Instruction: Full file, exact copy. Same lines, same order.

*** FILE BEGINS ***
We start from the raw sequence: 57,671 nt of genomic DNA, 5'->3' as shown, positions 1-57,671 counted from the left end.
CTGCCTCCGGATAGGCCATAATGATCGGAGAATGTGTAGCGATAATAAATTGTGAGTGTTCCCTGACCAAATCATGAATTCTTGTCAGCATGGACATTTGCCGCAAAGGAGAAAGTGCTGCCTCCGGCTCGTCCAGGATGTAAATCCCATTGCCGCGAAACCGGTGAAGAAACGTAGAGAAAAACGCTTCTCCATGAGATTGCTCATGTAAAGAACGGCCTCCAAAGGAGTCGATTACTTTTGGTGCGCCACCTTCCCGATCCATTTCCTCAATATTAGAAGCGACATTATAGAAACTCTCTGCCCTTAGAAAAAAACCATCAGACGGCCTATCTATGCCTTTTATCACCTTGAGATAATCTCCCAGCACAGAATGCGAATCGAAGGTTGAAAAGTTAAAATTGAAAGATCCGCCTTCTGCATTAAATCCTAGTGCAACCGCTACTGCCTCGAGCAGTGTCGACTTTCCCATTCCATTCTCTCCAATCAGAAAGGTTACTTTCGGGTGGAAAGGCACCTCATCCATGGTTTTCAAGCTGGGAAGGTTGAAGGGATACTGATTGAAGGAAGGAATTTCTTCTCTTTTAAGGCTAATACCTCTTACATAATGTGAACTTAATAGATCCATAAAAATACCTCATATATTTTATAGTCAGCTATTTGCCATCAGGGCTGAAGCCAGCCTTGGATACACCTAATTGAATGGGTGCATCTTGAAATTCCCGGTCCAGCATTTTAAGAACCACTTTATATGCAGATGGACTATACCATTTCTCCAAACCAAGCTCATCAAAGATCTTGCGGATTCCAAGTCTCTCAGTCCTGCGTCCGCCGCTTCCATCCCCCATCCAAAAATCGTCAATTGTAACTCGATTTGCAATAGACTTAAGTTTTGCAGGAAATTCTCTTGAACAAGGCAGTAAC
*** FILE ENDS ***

We start from the raw sequence: 57,671 nt of genomic DNA, 5'->3' as shown, positions 1-57,671 counted from the left end.
CTGCCTCCGGATAGGCCATAATGATCGGAGAATGTGTAGCGATAATAAATTGTGAGTGTTCCCTGACCAAATCATGAATTCTTGTCAGCATGGACATTTGCCGCAAAGGAGAAAGTGCTGCCTCCGGCTCGTCCAGGATGTAAATCCCATTGCCGCGAAACCGGTGAAGAAACGTAGAGAAAAACGCTTCTCCATGAGATTGCTCATGTAAAGAACGGCCTCCAAAGGAGTCGATTACTTTTGGTGCGCCACCTTCCCGATCCATTTCCTCAATATTAGAAGCGACATTATAGAAACTCTCTGCCCTTAGAAAAAAACCATCAGACGGCCTATCTATGCCTTTTATCACCTTGAGATAATCTCCCAGCACAGAATGCGAATCGAAGGTTGAAAAGTTAAAATTGAAAGATCCGCCTTCTGCATTAAATCCTAGTGCAACCGCTACTGCCTCGAGCAGTGTCGACTTTCCCATTCCATTCTCTCCAATCAGAAAGGTTACTTTCGGGTGGAAAGGCACCTCATCCATGGTTTTCAAGCTGGGAAGGTTGAAGGGATACTGATTGAAGGAAGGAATTTCTTCTCTTTTAAGGCTAATACCTCTTACATAATGTGAACTTAATAGATCCATAAAAATACCTCATATATTTTATAGTCAGCTATTTGCCATCAGGGCTGAAGCCAGCCTTGGATACACCTAATTGAATGGGTGCATCTTGAAATTCCCGGTCCAGCATTTTAAGAACCACTTTATATGCAGATGGACTATACCATTTCTCCAAACCAAGCTCATCAAAGATCTTGCGGATTCCAAGTCTCTCAGTCCTGCGTCCGCCGCTTCCATCCCCCATCCAAAAATCGTCAATTGTAACTCGATTTGCAATAGACTTAAGTTTTGCAGGAAATTCTCTTGAACAAGGCAGTAAC